General Motors has announced the execution of an unsecured US$14.5bn revolving credit facility consisting of a US$10.5bn five-year facility and a US$4bn three-year facility.  The facility amends and extends GM's existing US$12.5bn revolving credit facility.

GM said the new facility would help the company in the event of an industry downturn.

"We believe this larger revolver, along with our $20 billion target cash, will provide appropriate liquidity to enable consistent investment in a downturn to generate strong results," said Chuck Stevens, GM executive vice president and chief financial officer. "In addition, we will also have the financial flexibility within the revolver for potential opportunities that may emerge to advance our strategic plan."

The company reaffirmed its capital allocation framework, including targets for cash of US$20bn and available liquidity of US$30bn to US$35bn needed to withstand a severe economic downturn.  In addition, buybacks executed under the company's common stock share repurchase program will continue to be funded with available free-cash-flow.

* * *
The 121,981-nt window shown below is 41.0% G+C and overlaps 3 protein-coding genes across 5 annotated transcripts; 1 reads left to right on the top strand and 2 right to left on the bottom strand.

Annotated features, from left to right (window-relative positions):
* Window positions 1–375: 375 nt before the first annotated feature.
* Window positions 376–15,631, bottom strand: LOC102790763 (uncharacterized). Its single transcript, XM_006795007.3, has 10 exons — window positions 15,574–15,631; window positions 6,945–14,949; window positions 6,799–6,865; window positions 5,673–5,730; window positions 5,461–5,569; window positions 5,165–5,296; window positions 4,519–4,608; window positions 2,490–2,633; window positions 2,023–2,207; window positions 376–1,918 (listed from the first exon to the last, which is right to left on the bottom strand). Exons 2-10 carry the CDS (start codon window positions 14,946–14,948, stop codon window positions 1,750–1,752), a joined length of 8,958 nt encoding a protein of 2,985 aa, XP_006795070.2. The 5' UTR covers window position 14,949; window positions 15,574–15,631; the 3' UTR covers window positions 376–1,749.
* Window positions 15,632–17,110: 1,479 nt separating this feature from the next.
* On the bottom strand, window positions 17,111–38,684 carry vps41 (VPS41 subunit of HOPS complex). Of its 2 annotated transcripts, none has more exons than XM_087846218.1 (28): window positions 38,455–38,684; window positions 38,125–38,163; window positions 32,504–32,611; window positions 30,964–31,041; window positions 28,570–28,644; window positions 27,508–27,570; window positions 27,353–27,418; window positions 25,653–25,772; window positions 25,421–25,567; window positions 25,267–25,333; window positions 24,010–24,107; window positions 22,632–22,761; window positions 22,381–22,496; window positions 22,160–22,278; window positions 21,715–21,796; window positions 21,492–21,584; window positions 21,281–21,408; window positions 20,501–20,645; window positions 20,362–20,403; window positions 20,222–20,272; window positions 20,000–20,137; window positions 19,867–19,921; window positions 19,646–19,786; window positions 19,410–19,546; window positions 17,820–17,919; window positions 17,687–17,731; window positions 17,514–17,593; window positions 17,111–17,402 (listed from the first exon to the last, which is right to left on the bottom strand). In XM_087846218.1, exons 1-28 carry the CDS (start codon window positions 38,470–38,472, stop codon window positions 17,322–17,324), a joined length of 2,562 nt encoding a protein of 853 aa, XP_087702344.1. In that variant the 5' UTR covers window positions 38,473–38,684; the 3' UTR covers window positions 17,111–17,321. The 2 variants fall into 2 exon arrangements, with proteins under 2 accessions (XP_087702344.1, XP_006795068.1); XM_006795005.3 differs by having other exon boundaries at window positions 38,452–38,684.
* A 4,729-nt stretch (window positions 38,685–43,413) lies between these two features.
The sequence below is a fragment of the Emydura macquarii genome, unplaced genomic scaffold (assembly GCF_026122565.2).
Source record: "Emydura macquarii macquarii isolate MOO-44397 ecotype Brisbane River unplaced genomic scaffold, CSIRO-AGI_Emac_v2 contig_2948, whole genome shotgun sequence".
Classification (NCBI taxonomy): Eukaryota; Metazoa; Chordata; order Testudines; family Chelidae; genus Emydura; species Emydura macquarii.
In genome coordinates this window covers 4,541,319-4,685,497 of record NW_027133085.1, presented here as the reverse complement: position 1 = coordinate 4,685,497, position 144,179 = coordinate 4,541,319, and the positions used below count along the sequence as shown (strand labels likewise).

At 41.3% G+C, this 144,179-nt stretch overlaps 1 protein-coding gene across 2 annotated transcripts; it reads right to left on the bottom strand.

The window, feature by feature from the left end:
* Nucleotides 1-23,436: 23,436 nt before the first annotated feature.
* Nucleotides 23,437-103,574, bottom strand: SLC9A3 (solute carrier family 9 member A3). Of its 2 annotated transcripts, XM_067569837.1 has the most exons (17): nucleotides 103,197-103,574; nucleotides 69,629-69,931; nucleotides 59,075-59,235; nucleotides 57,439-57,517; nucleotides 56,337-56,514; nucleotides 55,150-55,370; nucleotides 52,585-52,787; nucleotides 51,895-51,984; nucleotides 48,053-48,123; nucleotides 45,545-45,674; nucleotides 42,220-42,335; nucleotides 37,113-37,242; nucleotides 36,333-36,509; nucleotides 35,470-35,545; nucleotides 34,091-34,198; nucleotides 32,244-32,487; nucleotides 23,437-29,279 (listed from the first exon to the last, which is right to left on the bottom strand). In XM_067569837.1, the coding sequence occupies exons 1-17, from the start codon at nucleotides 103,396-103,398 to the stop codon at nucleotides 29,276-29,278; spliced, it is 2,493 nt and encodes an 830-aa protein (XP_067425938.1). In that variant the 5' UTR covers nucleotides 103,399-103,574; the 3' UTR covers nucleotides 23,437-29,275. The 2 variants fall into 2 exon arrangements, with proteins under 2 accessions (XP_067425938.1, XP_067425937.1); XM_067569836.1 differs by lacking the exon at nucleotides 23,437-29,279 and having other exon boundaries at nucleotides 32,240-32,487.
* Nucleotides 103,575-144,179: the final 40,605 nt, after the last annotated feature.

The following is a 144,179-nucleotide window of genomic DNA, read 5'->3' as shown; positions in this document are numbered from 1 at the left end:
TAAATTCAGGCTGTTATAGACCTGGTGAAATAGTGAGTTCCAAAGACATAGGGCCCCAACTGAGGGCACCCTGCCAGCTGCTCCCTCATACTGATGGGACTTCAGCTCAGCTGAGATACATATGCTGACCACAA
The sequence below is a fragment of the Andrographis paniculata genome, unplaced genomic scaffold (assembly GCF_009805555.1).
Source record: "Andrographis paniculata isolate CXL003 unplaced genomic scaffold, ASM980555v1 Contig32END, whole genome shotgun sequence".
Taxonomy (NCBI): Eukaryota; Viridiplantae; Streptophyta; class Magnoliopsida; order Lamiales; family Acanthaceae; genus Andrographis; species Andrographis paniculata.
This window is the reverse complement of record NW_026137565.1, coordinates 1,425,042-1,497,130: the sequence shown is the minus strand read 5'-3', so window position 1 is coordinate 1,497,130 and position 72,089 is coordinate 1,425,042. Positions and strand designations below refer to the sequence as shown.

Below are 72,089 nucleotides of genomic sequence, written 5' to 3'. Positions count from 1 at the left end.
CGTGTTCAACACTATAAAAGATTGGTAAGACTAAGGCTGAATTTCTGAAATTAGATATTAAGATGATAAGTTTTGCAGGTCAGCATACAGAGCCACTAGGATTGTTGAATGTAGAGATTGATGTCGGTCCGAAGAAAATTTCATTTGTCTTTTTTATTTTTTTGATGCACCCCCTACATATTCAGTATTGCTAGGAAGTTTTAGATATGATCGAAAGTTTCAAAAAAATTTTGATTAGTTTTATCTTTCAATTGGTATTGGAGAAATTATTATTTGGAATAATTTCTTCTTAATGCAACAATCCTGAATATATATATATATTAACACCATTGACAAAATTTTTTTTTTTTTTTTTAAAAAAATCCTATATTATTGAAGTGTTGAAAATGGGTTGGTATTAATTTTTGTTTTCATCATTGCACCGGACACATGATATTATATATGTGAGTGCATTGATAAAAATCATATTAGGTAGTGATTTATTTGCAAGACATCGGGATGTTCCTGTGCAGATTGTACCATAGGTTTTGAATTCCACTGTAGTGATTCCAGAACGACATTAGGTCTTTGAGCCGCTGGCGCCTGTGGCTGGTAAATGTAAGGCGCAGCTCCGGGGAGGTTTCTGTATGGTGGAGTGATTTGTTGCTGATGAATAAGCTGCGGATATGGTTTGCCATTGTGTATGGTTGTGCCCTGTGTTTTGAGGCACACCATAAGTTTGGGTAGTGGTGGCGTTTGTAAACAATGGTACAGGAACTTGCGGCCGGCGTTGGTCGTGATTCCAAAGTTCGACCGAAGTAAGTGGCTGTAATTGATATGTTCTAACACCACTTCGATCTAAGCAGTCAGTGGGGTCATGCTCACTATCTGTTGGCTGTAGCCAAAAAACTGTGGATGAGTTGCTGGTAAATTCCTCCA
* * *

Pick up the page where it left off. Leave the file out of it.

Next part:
GM's move comes as concerns rise over auto industry growth prospects in China and also North America – two regions that have boosted GM's bottom line in recent years. Analysts note that the US vehicle market is close to topping out at just under 18m units while the Chinese vehicle market is likely to see single digit growth this year and could decline next year when a purchase tax cut expires.

A total of 44 financial institutions from 13 countries participated in the broadly syndicated transaction, underscoring the global scope of GM's operations.